Yes, Flickr, Mint, Google Finance, Nasdaq, NY Times, salesforce.com, hotpads.com, AOL, Finetune (I could go on) are SO annoying that “gazillions” use them daily. What do these have in common? Mixing technologies to best fit the job – which, if YOU do your homework, would know this is what Adobe promotes. After all, Adobe makes the very tools for HTML/AJAX as well as Flash/Flex.
    Adobe does not advocate 100% Flash sites and is targeting the RIA application market more lately. Try to step out of 1998 and into 2010 and do YOUR homework please. Adobe AIR, Google Gears,Yahoo Browser plus, Silverlight,JavaFX – these browser-less technologies mixing Java, JavaScript Flash, HTML etc.. will all need to get indexed in the near future and Adobe is being proactive about their part.
    I’m curious, can you please provide some examples of 100% Flash (SEO unfriendly) sites in Comscore, Hitwise, Alexa top 1000?

  7. Danny Sullivan writes:

    Just a reminder of some of the stuff you want people to disregard from our Search Engine Land post:

    “Below, more details about how it all works, as well as some caveats for those who see this development as a Flash panacea and think they no longer have to ensure their Flash applications are search engine friendly.”

    “However, this isn’t the perfect solution that it may seem. Adobe assures developers that “RIA developers and rich Web content producers won’t need to amend existing and future content to make it searchable – they can be confident it can now be found by users around the globe.” But that’s not entirely true, particularly for Flash pages that have little textual content.”

    “Flash developers should continue to think about not only how well their applications can be found in search, but how usable and accessible they are.”

    Hey, I agree with you Lisa — I’d prefer sites that are primarily HTML driven and only use Flash or multimedia where they make sense. And I can understand you wanting to have a strong headline to counteract those who might think it’s all good with Flash now. But we didn’t say that — and there’s a ton of good info for the people who are still going to have to use Flash on the web for various reasons. I sure hope you’ll send them to our article, not tell them to disregard it.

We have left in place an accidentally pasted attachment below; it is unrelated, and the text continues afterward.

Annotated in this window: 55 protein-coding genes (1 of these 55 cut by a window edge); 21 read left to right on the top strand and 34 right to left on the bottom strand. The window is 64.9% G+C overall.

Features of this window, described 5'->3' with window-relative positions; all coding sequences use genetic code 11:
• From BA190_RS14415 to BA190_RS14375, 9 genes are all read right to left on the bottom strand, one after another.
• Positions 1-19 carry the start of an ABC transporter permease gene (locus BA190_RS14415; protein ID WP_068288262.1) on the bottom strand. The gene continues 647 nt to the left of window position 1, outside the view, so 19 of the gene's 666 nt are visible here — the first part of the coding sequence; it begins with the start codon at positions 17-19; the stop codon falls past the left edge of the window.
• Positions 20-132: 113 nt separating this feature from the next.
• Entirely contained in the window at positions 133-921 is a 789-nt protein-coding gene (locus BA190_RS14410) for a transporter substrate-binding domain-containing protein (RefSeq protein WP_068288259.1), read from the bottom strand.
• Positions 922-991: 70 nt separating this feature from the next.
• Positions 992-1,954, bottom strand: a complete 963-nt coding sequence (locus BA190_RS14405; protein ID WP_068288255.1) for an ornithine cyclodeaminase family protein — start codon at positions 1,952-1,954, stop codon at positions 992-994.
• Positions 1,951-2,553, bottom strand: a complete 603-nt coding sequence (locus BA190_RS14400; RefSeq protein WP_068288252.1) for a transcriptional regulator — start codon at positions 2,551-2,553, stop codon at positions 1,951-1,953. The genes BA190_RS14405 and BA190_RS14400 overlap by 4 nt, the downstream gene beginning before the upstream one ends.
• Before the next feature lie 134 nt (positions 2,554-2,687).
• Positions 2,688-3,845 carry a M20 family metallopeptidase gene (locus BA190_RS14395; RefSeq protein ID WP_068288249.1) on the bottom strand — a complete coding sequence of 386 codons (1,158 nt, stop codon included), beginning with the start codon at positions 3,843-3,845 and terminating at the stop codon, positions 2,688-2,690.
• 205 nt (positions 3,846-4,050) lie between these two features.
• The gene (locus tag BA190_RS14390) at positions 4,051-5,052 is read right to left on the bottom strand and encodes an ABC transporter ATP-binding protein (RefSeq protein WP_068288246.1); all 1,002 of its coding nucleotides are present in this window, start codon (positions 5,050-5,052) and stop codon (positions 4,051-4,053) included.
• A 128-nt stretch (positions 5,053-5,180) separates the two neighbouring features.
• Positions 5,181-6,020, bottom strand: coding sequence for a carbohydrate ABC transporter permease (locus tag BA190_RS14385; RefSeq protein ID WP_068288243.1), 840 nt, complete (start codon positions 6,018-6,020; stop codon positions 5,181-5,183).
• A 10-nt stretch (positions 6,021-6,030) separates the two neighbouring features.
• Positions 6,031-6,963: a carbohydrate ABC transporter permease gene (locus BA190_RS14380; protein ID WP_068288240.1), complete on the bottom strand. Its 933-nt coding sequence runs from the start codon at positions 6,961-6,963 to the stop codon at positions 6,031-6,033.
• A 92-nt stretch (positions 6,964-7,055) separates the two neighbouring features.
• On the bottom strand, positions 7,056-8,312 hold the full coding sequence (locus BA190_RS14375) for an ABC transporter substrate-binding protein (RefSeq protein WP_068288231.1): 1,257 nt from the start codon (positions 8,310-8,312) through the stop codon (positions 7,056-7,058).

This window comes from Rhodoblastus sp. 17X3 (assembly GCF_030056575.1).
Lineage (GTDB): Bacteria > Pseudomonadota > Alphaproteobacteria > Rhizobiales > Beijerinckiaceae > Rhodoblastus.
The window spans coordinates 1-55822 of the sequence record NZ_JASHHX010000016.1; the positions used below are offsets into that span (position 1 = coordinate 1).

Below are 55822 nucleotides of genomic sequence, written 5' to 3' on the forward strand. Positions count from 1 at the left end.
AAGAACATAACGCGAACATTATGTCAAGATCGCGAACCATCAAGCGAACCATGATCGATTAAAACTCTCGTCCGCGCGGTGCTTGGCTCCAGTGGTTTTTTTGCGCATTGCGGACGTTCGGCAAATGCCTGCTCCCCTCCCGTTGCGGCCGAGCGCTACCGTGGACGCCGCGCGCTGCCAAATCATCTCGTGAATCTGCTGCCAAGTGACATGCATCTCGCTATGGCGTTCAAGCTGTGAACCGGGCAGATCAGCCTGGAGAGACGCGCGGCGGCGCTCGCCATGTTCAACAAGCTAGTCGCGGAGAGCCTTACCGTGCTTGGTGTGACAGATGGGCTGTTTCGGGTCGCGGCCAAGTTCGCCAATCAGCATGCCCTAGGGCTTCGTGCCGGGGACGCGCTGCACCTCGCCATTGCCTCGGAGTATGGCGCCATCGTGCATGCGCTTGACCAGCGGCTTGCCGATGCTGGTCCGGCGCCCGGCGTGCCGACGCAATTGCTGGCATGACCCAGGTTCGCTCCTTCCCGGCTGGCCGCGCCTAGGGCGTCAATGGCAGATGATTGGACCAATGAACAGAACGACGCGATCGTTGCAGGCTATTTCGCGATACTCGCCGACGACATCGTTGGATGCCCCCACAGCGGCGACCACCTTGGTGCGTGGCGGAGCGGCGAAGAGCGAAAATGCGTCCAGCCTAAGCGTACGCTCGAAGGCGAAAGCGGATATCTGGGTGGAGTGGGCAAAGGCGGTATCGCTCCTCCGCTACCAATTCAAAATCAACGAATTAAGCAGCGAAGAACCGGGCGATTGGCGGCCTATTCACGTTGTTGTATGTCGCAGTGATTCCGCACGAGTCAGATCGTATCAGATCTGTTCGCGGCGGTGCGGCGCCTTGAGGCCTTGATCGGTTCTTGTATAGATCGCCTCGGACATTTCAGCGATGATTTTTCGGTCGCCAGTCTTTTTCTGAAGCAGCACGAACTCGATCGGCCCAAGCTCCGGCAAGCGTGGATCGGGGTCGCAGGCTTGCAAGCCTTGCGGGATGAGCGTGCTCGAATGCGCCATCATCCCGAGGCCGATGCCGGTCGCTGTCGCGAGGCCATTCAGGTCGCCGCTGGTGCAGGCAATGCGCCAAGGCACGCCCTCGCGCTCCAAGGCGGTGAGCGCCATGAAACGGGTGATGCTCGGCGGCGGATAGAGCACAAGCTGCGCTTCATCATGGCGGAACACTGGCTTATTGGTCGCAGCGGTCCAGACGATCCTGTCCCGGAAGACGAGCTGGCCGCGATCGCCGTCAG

8. josh chernoff writes:

    What you people should really be worried about is your job!.
    Google and yahoo both can acknowledge that flash, flex and Air are leading a revolution in the web industry. Get on board or get the “F”lash out the way!

  9. josh chernoff writes:

    Please don’t use flash for any thing other then very ugly nav bars “I mean this sites ugly nav bar”

    Please don’t use flash for any runtime dynamic font’s that will give the developer the ability to show custom font’s in dynamic text fields.

    Please don’t use flash for cross platform dependability

    Please don’t use the worlds most installed application ever “yes I’m still talking about flash”

    Please don’t use flash for truly creating thinking that takes the line of functioning design so far out of the playing field that it leaves the rest of the worlds web developer crying to their momma’s

    Please don’t use flash which has just been acknowledged by Google and Yahoo as a worthy investment of their own.

    Your right Flash is still evil; please don’t use it to design your entire Web site. That way when I do your work will truly look and function like crap.

  10. Chris Anderson writes:

    Damn new fangled television sets. All style and no substance. How the hell do I operate this clicker? Give me a tuner any day. The damn color is hurting my eyes, what was wrong with black and white?
    Seriously though, things change. Sometimes painfully, but lets try to make some good come out of it. Past paradigms can’t serve future demands. Ask yourself, what should the web become?

  11. Susan Esparza writes:

    @Danny — Lisa’s not actually saying not to listen to SEL any more than she wants people not to listen to Matt. It was just a colorful way of saying not to get blinded by the shiny and get carried away. Come on, now.

  12. Lisa Barone writes:

    Danny: Oh, c’mon, Danny. I very clearly was not asking people to boycott your article. I was simply teasing that people should ignore all this hype about how now the engines can read Flash now and go on about their day. Your comment seems a bit unfair. Don’t make something out of nothing.

  13. Keith Peters writes:

    Flash is a tool. Sure it can be misused by someone with no skills to make a sucky web site, but that doesn’t mean that every site that uses Flash sucks. Some really horrible art has been made with paint, does that mean all paintings suck? Used correctly, Flash is an awesome tool. Streaming audio and video, games, interactivity, multi-user apps, 3D, data visualization, the impressive data components in Flex. If all Flash means to you is “pretty pictures and moving frames”, you are living about 8 or 9 years in the past, and you are hanging on to fixed ideas that do not reflect the current technology. Not a good thing for an “Internet Business Consultant”.

  14. Danny Sullivan writes:

    Lisa, as I said, I understood your concern that some people might read headlines and think “Great, Flash is all solved now.”